Diabetes and Your Nerves (Part 2)

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Diabetes and Nerve Pain

Nerve damage is called “neuropathy” (pronounced new-ROP-a-thee). It is one of the most common complications of diabetes. This week we’ll look at effective ways to soothe nerves and manage pain, numbness, and other symptoms.

As I wrote last week, lowering blood sugar levels is the best treatment. Without good glucose control, other remedies eventually fail. But there are some good things to do while you get your sugars down:

Fish oil improved nerve function in a group of diabetic mice. Of course, mice are not people, but fish oil in food or supplements is safe and has shown other health benefits, including reducing inflammation. Anecdotally, many people report pain relief, too.

Magnesium is a must. Many people with diabetes have low magnesium levels. Magnesium relaxes nerves and is vital for hundreds of body functions. Good sources of magnesium are leafy greens, nuts, seeds, and beans. I eat a lot of those foods and take a supplement as well. A normal dose is 250–500 milligrams per day.

Nerves need potassium to work, and some people with diabetes have low potassium. Good sources are beans, yogurt, fish, avocados, and mushrooms.

According to the Mayo Clinic, vitamins B1, B6, B12, E, and niacin are all needed for nerve health. That doesn’t mean you are low in them, but you can try supplements to see if they help.

Alpha-lipoic acid, a natural antioxidant, is a prescribed therapy for neuropathy in Europe. It helps the body use carbohydrates. About 600 milligrams once a day is the common dose.

Two large studies described in the journal Diabetes Care showed that the amino acid acetyl-l-carnitine improved peripheral neuropathy in people with diabetes. Pain was reduced, numbness improved, and the number of nerve fibers increased. A usual dose is 500–1,000 milligrams a day.

Be aware that all these nutritional approaches take weeks to work. If you decide to use one, commit to giving it at least a two-month try.

Creams with capsaicin (derived from hot peppers) are known to help. Some people swear by homeopathic creams, often made with the herb arnica. Another widely used herb is evening primrose oil. You can often get these creams, teas, or pills at vitamin stores and some pharmacies.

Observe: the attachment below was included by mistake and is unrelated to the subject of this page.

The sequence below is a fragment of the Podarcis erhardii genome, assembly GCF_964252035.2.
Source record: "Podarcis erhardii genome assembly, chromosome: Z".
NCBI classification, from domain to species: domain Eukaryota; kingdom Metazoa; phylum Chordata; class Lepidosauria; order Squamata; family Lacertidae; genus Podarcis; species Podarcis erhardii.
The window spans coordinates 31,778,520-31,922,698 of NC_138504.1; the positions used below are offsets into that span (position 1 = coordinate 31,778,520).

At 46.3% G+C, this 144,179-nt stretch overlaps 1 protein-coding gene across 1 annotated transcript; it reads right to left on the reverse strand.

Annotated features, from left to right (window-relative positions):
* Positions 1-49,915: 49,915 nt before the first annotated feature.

Acupuncture is widely used for nerve pain in much of the world. Some studies suggest it works.

Aromatherapy, or breathing in scents from oils, is used for pain relief in many countries. There are too many choices to list here, but you can explore them at this neuropathy treatment site.

Of course, there are many prescription medications available, as described here and here.

Physical therapies
Heat brings more blood to painful areas. That means more oxygen and better disposal of waste products. Heat also relaxes muscles and reduces pain sensations. Try a warm foot soak. If you have numbness, be careful not to overdo the heat — not too hot or too long. Always check the temperature of the water with your arm before putting in your foot.

Some people say cooling works better for them than heat. They may soak their feet in cool water and get days of relief. I would be careful with this, however, because the long-term effects of cooling might be bad for circulation.

Exercise is vital to improve leg circulation and lower blood sugars. But exercising can be tough when you’re in pain. Water exercise, yoga, and tai chi might be less painful and more helpful. Balancing exercises might be useful. Stretching exercises for the calves and thighs relieve pain and improve walking for some people.

See if you can get a physical therapist consult to help plan an exercise program for you. This site has a slide show with good exercise ideas for neuropathy.

Biofeedback is shown in studies to be good for pain control and for improving circulation. A version of biofeedback called WarmFeet has been developed especially for diabetic foot symptoms.

Massage helps many people with neuropathy. Massaging your own feet and legs is affordable and convenient. You can do it while doing your daily foot inspection. Use some lotion to keep feet soft and moist (except between the toes).

In cases of severe leg pain, a TENS unit (transcutaneous electrical nerve stimulation) can block the pain signals and provide good relief.

Read here and here or here for more valuable foot care ideas.

Other kinds of neuropathy
Autonomic neuropathy is nerve damage to internal organs: stomach, intestines, bladder, sex organs, and blood vessels. These nerves are harder to treat and heal, since you can’t reach them. They can sometimes heal with time if you get your sugars down, but the symptoms can be hard to manage and even dangerous.

Focal neuropathy occurs suddenly in a specific nerve, usually in the head, torso, or legs. Symptoms include double vision, eye pain, one-sided facial paralysis, or severe pain in a limited area. Symptoms can be distressing but often go away by themselves over some weeks or months.

Nerve compression syndromes like carpal tunnel or frozen shoulder are more common in diabetes.

I’ll write about managing these neuropathies next week.

Please check out my new story on how we look at our lives. Is it all about us, or are we part of something larger? You can see it at

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